Whole Math Teacher Blog

All teaching is affected by what is going on inside the teacher’s mind and body and by what is going on in the rest of the world that forms the context in which the teaching takes place. Here I share some thoughts and feelings.

A Few Practical Strategies that Helped me Teach with a Chronic Illness

Note: This is the second post in my series on teaching with a chronic illness. Here is the introduction to the series.

When you have a chronic illness and a job, by definition you work when you are sick. Before I went on medical leave, I struggled every day to balance my desire to take care of myself with my desire to keep my job and do it well. Sometimes the balance felt impossible, and eventually it became so, but along the way I found some strategies that genuinely helped. I share some of them below.


Truth Values: One Girl’s Romp Through MIT’s Male Math Maze

Last night I went to see the play Truth Values: One Girl’s Romp Through MIT’s Male Math Maze, written and performed by Gioia De Cari.   Gioia and I were friends at MIT – we both started the Math PhD program in 1984.   She left a few years later with a Master’s, moving on to pursue music and acting;  I held on, staying halfway in and halfway out of MIT, finally finishing my PhD in 1992.  The play helped us reconnect after twenty years.   Read more >>

Is Teaching Math Easy or Hard: Comments on a State Meeting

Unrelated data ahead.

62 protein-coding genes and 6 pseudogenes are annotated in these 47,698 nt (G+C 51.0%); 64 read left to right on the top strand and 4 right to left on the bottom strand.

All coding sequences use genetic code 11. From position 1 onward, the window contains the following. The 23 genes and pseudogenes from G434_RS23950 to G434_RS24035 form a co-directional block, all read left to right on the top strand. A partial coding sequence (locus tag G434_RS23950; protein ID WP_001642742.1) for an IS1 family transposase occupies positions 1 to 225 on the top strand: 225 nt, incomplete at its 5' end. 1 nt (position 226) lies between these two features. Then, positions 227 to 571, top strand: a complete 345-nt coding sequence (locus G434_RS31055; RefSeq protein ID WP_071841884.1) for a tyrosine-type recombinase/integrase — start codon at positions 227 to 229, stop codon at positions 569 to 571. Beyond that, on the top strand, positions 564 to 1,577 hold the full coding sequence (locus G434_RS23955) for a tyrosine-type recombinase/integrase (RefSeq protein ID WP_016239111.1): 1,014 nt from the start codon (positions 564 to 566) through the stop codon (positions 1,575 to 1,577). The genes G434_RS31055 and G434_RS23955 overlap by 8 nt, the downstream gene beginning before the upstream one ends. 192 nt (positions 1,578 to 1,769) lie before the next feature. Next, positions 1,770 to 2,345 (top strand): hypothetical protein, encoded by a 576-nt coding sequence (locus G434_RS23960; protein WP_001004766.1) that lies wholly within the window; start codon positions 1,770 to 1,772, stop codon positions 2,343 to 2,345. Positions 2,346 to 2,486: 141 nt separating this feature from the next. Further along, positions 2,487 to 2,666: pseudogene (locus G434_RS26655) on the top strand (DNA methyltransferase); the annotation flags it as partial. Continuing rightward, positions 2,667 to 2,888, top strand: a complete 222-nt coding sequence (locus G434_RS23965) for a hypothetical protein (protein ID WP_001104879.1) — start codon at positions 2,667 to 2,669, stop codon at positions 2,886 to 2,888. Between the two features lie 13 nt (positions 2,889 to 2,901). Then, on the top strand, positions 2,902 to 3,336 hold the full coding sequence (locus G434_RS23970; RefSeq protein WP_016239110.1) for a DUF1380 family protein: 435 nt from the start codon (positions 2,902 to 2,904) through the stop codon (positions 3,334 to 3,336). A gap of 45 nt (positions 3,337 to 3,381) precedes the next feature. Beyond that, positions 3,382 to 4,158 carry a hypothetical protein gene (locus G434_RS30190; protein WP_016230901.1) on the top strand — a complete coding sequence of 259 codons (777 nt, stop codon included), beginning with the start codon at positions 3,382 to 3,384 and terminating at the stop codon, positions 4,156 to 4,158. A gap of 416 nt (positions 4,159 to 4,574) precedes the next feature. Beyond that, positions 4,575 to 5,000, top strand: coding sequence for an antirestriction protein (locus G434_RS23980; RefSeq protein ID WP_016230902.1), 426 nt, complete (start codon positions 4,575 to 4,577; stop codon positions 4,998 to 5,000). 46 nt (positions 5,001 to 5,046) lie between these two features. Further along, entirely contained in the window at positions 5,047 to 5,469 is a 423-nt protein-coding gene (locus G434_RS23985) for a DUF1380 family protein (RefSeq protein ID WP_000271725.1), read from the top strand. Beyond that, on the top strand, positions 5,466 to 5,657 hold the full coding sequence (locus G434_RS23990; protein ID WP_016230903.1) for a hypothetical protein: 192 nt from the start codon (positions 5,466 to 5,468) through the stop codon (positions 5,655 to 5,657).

Is teaching math to kids easy?   Should any reasonably intelligent person who can do “plus, times, minus, and divide” be able to start teaching elementary math tomorrow, skipping college math and all those waste-of-time education classes?  Could most smart people, if they decided to stop doing the sorts of jobs that smart people do (not elementary school teaching), walk in and immediately do a better job than most elementary teachers are currently doing?

Or, is teaching math to kids hard?   Besides all the things that make teaching elementary school hard in general – planning engaging lessons for every subject, managing classroom behavior, addressing the needs of different children, creating partnerships with parents, preparing for tests, etc. – is there some special mathematical knowledge and pedagogical knowledge that teachers need in order to help students understand fractions and multiplication, or learn how to get started on a problem they’ve never seen before?   Read more >>